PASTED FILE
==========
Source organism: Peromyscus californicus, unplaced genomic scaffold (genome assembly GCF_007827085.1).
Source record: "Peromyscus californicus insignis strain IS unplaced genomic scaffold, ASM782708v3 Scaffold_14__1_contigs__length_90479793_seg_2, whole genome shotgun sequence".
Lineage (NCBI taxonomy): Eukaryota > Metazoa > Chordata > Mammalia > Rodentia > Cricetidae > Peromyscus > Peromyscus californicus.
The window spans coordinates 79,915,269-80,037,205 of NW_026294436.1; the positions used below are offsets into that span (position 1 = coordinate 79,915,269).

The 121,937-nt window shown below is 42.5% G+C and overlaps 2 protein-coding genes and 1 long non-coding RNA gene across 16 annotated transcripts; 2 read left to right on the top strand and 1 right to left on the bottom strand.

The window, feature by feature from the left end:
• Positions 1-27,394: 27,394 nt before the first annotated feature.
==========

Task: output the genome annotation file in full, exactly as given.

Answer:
Source organism: Peromyscus californicus, unplaced genomic scaffold (genome assembly GCF_007827085.1).
Source record: "Peromyscus californicus insignis strain IS unplaced genomic scaffold, ASM782708v3 Scaffold_14__1_contigs__length_90479793_seg_2, whole genome shotgun sequence".
Lineage (NCBI taxonomy): Eukaryota > Metazoa > Chordata > Mammalia > Rodentia > Cricetidae > Peromyscus > Peromyscus californicus.
The window spans coordinates 79,915,269-80,037,205 of NW_026294436.1; the positions used below are offsets into that span (position 1 = coordinate 79,915,269).

The 121,937-nt window shown below is 42.5% G+C and overlaps 2 protein-coding genes and 1 long non-coding RNA gene across 16 annotated transcripts; 2 read left to right on the top strand and 1 right to left on the bottom strand.

The window, feature by feature from the left end:
• Positions 1-27,394: 27,394 nt before the first annotated feature.